Passing a pointer to a pointer? Topic is solved

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spamiam
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Passing a pointer to a pointer?

Post by spamiam » Sat Sep 05, 2009 4:27 am

I want to pass a pointer to an array to a newly instantiated class. This new class will determine how big the array needs to be, allocates it with "new" and fills it. Then the original class needs to know where that array is located.

I think I need to pass a pointer to the pointer, but I do not know how to do this properly.

-Tony

Auria
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Post by Auria » Sat Sep 05, 2009 2:38 pm

Something like (disclaimer: untested, used only to give an idea) :

Code: Select all


void foo()
{
    int* myarray;
    bar( &myarray );
}


void bar(int** array_ptr)
{
    *array_ptr = new int[128];
}

"Keyboard not detected. Press F1 to continue"
-- Windows

spamiam
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Post by spamiam » Sat Sep 05, 2009 3:17 pm

Auria wrote:void bar(int** array_ptr)
{
*array_ptr = new int[128];
}
Auria,

Thanks. I just did it that way and it works! What I had hoped to be able to do was use a more simple name for that double-indirection. I wanted to be able to refer to the pointer "*array_ptr" as something like "array".

It is harder and less intuitive to write

Code: Select all

*array_ptr[1] = 23;
than it is to write

Code: Select all

array[1] = 23;
I realize that I could do this with a macro, but I find macros hard to maintain, and I bet that this would most definitely be one of those cases. Any suggestions?

Auria
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Post by Auria » Sat Sep 05, 2009 3:55 pm

You could simply do something like :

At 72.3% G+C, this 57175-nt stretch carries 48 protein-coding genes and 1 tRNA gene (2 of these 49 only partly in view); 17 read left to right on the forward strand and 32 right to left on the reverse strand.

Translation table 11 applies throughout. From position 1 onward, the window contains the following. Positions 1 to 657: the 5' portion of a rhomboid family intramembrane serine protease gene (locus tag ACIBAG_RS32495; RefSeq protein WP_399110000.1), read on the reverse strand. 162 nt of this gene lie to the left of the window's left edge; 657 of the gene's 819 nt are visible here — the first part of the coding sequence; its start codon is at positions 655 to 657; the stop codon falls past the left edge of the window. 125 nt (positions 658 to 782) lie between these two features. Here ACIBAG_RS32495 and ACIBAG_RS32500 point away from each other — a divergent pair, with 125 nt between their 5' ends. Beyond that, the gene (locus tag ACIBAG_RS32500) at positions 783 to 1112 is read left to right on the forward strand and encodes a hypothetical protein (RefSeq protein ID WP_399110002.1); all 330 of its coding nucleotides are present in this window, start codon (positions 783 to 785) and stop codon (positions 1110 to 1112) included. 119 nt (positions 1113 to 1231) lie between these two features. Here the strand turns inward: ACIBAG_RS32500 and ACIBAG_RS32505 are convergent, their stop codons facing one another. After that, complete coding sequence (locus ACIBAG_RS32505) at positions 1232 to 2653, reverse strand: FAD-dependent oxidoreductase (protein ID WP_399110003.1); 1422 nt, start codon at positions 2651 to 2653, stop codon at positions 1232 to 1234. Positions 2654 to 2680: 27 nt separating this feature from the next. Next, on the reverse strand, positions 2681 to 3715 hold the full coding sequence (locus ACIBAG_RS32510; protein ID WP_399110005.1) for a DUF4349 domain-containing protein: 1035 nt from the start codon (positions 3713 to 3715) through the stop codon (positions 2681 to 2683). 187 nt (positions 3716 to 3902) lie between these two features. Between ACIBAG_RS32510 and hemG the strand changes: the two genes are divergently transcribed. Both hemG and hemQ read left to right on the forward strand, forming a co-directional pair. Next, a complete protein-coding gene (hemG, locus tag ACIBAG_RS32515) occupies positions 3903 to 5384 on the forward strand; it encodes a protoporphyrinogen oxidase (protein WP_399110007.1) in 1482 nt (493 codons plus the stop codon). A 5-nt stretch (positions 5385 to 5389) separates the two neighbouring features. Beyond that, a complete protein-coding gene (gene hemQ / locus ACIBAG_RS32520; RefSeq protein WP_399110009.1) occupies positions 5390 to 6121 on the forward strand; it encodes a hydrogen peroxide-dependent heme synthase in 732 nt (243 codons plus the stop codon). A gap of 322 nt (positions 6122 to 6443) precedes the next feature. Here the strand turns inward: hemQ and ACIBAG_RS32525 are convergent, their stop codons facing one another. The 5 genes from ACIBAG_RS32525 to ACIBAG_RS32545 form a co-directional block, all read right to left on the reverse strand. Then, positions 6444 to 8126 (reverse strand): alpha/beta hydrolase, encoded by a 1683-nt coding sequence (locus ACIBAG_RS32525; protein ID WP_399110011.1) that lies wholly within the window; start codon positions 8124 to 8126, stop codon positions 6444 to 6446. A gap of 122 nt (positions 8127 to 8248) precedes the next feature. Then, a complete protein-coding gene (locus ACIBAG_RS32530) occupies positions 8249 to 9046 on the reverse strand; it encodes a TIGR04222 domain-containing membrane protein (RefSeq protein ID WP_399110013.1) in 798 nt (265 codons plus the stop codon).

Code: Select all


void foo()
{
    int[] myarray;
    bar( myarray );
}


void bar(int[]& array_ref)
{
    array_ref = new int[128];
    array_ref[0] = 123;
    array_ref[1] = 345;
    // etc...
}
(again, same disclaimer, untested)
Or again :

Code: Select all


void foo()
{
    int* myarray = bar();
}


int* bar()
{
    int* array_ptr = new int[128];
    array_ptr[0] = 123;
    array_ptr[1] = 345;
    return array_ptr;
}
"Keyboard not detected. Press F1 to continue"
-- Windows

spamiam
I live to help wx-kind
I live to help wx-kind
Posts: 180
Joined: Wed Apr 22, 2009 1:40 am

Post by spamiam » Sat Sep 05, 2009 4:54 pm

Auria wrote:You could simply do something like :

Code: Select all


void foo()
{
    int[] myarray;
    bar( myarray );
}


void bar(int[]& array_ref)
{
    array_ref = new int[128];
    array_ref[0] = 123;
    array_ref[1] = 345;
    // etc...
}
Auria,

THAT is what I was looking for! I had come to the conclusion by checking around that I needed to use the ampersand in the args of the constructor, but I was not sure how to go about doing it.

I was surprised by the brackets in the arg. I had been thinking that maybe I needed to code it something like this.

Code: Select all

void foo()
{
    int *myarray;
    bar( &myarray );
}


void bar(int* &array_ref)
{
    array_ref = new int[128];
    array_ref[0] = 123;
    array_ref[1] = 345;
    // etc...
}
I have not tried this exact version, would this work too?

I have never seen a definition written as "int[] varname" (I am familiar with int *varname), but my experience in C++ is fairly limited, especially with more advanced pointer and reference topics.

-Tony

Auria
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Post by Auria » Sat Sep 05, 2009 10:03 pm

In C++, int[] and int* are often used as synonyms (int* is not necessarily an array, but pointer semantics allow to call [n] on a pointer so the effect is essentially the same)
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-- Windows

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